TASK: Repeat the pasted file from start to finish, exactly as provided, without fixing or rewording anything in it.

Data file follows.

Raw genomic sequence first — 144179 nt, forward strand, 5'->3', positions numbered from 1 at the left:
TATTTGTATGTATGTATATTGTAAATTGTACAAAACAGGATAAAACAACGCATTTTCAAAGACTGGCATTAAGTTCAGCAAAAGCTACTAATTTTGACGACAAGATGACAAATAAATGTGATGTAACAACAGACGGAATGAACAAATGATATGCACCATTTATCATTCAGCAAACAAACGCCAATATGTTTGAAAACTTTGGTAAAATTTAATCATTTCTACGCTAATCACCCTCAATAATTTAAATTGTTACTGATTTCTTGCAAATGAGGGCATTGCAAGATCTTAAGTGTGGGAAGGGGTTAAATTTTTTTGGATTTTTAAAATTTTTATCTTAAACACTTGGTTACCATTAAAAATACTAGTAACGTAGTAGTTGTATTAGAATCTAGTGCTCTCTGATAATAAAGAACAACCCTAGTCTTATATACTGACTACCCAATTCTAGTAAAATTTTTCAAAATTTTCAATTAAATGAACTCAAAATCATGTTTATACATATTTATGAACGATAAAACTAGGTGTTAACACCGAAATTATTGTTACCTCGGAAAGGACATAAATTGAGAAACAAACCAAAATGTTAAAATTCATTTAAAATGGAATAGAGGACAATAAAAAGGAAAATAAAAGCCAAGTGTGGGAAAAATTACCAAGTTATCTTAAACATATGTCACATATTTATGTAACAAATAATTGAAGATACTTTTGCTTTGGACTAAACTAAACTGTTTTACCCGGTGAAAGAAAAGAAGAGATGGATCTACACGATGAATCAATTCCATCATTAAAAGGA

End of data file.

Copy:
Raw genomic sequence first — 144179 nt, forward strand, 5'->3', positions numbered from 1 at the left:
TATTTGTATGTATGTATATTGTAAATTGTACAAAACAGGATAAAACAACGCATTTTCAAAGACTGGCATTAAGTTCAGCAAAAGCTACTAATTTTGACGACAAGATGACAAATAAATGTGATGTAACAACAGACGGAATGAACAAATGATATGCACCATTTATCATTCAGCAAACAAACGCCAATATGTTTGAAAACTTTGGTAAAATTTAATCATTTCTACGCTAATCACCCTCAATAATTTAAATTGTTACTGATTTCTTGCAAATGAGGGCATTGCAAGATCTTAAGTGTGGGAAGGGGTTAAATTTTTTTGGATTTTTAAAATTTTTATCTTAAACACTTGGTTACCATTAAAAATACTAGTAACGTAGTAGTTGTATTAGAATCTAGTGCTCTCTGATAATAAAGAACAACCCTAGTCTTATATACTGACTACCCAATTCTAGTAAAATTTTTCAAAATTTTCAATTAAATGAACTCAAAATCATGTTTATACATATTTATGAACGATAAAACTAGGTGTTAACACCGAAATTATTGTTACCTCGGAAAGGACATAAATTGAGAAACAAACCAAAATGTTAAAATTCATTTAAAATGGAATAGAGGACAATAAAAAGGAAAATAAAAGCCAAGTGTGGGAAAAATTACCAAGTTATCTTAAACATATGTCACATATTTATGTAACAAATAATTGAAGATACTTTTGCTTTGGACTAAACTAAACTGTTTTACCCGGTGAAAGAAAAGAAGAGATGGATCTACACGATGAATCAATTCCATCATTAAAAGGA